Saturday, April 22, 2006

Russell on Design

"When you come to look into this argument from design, it is a most astonishing thing that people can believe that this world, with all the things that are in it, with all its defects, should be the best that omnipotence and omniscience have been able to produce in millions of years. I really cannot believe it. Do you think that, if you were granted omnipotence and omniscience and millions of years in which to perfect your world, you could produce nothing better than the Ku Klux Klan or the fascists? Moreover, if you accept the ordinary laws of science, you have to suppose that human life and life in general on this planet will die out in due course: it is a stage in the decay of the solar system; at a certain stage of decay you get the sort of conditions and temperature and so forth which are suitable to protoplasm, and there is life for a short time in the life of the whole solar system. You see in the moon the sort of thing to which the earth is tending -- something dead, cold, and lifeless."


traxus4420 said...

Yes, the natural order of things has never really had all that much to recommend it, has it?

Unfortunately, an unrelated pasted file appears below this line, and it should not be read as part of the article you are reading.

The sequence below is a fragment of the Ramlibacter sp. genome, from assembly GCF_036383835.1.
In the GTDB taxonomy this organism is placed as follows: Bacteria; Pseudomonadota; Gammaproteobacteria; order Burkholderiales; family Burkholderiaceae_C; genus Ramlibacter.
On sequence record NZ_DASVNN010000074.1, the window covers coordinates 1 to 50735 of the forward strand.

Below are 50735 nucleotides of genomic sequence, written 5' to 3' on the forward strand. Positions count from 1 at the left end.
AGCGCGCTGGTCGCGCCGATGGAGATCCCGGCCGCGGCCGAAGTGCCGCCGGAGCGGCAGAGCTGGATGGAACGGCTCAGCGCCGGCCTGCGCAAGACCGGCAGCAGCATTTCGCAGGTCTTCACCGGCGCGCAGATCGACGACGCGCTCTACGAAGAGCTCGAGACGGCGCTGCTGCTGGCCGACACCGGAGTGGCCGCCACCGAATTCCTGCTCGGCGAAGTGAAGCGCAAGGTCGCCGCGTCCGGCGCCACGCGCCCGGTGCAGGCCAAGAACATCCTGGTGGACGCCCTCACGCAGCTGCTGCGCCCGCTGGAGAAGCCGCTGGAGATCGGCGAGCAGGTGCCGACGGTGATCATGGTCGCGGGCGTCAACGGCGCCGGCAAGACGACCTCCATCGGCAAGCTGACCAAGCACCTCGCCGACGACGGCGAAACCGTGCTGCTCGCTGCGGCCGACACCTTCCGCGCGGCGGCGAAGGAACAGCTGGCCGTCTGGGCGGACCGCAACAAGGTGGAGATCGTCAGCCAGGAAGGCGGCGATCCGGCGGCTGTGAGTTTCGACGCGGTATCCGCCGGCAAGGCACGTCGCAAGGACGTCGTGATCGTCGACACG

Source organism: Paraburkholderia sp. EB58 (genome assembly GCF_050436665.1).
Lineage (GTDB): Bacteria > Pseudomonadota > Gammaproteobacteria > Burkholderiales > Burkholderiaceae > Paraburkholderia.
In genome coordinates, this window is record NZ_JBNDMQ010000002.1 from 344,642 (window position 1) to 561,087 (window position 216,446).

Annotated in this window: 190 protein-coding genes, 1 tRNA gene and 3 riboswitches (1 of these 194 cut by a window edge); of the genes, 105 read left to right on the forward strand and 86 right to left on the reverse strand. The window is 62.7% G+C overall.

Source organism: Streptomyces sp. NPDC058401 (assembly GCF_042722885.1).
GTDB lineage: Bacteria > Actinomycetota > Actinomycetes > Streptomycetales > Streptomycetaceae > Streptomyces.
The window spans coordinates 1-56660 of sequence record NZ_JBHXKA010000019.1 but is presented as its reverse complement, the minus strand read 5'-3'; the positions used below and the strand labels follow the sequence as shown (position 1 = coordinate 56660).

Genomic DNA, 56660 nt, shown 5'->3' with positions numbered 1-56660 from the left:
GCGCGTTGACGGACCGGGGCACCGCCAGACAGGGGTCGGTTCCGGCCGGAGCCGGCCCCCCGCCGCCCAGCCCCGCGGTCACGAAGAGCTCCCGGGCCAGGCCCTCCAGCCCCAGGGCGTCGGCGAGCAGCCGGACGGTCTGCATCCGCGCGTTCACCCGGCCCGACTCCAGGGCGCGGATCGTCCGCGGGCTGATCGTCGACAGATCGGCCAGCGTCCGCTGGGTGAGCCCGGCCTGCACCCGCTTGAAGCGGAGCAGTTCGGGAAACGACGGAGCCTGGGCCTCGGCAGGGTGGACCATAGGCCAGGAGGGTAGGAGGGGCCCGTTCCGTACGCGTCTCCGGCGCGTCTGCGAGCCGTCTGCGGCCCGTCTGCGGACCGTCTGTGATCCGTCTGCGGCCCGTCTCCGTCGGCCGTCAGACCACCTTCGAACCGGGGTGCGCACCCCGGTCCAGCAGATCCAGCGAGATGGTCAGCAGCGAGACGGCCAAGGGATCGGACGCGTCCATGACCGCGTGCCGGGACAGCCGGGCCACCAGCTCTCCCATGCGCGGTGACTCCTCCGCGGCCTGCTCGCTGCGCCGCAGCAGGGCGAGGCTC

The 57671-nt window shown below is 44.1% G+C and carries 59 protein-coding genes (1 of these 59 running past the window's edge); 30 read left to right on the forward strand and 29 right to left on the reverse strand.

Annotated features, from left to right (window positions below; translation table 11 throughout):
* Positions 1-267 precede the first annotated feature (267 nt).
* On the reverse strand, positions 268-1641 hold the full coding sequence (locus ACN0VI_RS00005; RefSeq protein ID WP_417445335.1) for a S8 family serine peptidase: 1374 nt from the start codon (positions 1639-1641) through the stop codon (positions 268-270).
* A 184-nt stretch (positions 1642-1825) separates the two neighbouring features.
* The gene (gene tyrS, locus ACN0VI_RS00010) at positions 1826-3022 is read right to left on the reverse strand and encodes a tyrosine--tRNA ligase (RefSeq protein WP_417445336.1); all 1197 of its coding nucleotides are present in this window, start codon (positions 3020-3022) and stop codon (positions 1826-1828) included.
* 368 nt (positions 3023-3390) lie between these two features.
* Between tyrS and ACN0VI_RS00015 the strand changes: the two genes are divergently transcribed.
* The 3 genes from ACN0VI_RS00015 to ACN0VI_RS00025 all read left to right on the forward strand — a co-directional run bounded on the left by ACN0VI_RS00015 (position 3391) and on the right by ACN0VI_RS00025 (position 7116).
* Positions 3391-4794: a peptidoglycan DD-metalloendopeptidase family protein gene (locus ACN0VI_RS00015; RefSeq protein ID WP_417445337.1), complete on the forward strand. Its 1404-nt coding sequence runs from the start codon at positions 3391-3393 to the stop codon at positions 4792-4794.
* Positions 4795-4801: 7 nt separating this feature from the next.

I've always lazily lumped Russell into the category of 'Philosophy my Dad Could Love' but as time goes on I increasingly think of giving him another chance --

J said...

(I pared down my original comment).

Bertrand Russell was a rather complex figure, and I think anyone who has an interest in 20th century intellectual history should read a smattering of his writings, both logical-mathematical and political. He is assailed by both leftists and right-wingers these days: the marxist-postmod cadres don't seem to care for his criticisms of the bolsheviks and/or stalinism (he visited Soviet Russia in I believe 1920), or, I presume, for his analytical philosophy--I hardly think he would have approved of some hyper-freak such as Derrida (and read Derrida's bizarre attempts to sort of update CS Peirce's "science of signs" for laffs--Pierce was a thinker whom Russell admired, rightly); and the American yahoo doesn't care for his skepticism, attacks on Xtianity, or anti-Vietnam war stance.

Progressives could use a bit of the sort of focused intelligence characteristic of Russell.
As this quote indicates, he was fairly subversive and more liberal than you might think--in fact occasionally too British-liberal for me. This yawp, from a speech in the late 30s I believe (note also a fairly PC sensibility, for better or worse), will serve as a decent antidote to anyone advocating the "intelligent design" argument.

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